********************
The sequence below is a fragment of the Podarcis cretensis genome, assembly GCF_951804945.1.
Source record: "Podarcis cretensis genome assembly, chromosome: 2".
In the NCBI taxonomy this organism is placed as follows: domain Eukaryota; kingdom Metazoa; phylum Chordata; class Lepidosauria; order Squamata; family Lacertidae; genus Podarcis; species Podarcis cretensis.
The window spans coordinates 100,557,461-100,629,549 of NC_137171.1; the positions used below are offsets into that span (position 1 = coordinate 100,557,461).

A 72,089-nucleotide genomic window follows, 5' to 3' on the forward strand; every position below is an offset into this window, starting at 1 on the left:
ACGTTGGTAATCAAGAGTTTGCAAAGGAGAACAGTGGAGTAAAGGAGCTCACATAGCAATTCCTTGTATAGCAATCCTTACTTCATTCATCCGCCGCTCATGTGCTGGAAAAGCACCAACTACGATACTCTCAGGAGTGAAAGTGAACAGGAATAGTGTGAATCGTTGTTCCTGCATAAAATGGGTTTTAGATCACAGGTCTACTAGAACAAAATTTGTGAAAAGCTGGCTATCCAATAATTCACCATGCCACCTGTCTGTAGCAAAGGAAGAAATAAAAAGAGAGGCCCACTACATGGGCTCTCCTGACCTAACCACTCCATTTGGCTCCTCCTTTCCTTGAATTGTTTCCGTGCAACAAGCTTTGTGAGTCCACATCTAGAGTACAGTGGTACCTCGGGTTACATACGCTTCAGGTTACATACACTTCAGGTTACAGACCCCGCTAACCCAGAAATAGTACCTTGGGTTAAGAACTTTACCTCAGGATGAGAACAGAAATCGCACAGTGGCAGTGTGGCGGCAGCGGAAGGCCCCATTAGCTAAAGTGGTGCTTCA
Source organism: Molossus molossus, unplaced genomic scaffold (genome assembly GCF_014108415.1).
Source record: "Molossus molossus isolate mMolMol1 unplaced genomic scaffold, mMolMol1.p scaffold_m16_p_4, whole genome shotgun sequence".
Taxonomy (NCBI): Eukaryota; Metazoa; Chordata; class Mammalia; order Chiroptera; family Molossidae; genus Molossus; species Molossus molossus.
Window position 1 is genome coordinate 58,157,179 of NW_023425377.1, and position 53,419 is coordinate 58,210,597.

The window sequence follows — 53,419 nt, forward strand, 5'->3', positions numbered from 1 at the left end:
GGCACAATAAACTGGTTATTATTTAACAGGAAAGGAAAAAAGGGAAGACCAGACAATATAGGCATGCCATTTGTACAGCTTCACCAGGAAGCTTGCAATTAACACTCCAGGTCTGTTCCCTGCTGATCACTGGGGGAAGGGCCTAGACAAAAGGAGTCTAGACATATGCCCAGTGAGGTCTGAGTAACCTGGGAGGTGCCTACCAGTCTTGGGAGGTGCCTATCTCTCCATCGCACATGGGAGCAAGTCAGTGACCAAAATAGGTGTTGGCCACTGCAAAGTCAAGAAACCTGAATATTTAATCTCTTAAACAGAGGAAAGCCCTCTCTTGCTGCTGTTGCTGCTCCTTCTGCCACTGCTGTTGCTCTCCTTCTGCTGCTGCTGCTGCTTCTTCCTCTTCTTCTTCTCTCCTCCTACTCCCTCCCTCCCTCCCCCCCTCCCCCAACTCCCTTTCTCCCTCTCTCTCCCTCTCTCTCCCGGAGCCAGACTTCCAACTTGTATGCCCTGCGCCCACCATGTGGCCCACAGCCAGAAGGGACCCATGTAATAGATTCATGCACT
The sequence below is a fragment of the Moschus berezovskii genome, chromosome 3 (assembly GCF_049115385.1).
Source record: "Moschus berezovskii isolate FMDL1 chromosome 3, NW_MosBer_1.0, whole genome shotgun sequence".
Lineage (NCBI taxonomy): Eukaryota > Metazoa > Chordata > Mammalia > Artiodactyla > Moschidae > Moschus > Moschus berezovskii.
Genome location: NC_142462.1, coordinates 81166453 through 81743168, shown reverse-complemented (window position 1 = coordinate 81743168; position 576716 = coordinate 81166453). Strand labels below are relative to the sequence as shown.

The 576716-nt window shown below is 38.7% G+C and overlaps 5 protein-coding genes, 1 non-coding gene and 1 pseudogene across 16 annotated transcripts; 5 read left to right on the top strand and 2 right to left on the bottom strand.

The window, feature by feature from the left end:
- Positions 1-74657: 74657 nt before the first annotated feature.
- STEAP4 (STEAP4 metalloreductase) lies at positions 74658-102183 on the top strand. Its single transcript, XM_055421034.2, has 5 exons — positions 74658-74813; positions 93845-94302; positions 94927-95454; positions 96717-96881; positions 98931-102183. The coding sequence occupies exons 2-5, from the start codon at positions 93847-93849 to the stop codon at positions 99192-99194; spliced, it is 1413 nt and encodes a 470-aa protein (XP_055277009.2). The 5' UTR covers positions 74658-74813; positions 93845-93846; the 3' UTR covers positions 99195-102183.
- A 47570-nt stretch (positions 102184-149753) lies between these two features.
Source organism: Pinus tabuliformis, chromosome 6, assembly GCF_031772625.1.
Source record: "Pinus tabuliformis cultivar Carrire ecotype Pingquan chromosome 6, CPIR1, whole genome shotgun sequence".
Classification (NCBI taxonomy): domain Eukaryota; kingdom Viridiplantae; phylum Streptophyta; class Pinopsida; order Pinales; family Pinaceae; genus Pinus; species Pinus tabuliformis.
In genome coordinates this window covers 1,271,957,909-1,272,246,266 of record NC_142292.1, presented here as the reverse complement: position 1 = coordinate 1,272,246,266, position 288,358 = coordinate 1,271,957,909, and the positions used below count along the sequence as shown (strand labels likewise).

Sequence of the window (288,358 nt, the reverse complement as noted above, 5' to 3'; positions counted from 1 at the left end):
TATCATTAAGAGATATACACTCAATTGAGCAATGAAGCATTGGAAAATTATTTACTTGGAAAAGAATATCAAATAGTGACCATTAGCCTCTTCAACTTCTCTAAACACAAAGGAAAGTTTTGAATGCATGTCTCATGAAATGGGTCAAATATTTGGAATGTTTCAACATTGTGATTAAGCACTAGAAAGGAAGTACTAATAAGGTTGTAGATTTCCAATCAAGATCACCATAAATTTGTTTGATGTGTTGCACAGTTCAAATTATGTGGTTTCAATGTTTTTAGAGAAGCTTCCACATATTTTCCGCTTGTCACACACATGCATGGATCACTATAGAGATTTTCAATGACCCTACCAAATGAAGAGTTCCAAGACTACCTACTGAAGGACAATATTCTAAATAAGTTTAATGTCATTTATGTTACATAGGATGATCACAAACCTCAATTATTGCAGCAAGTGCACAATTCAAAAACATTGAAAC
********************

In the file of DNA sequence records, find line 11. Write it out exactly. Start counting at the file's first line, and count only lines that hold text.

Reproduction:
The window sequence follows — 53,419 nt, forward strand, 5'->3', positions numbered from 1 at the left end: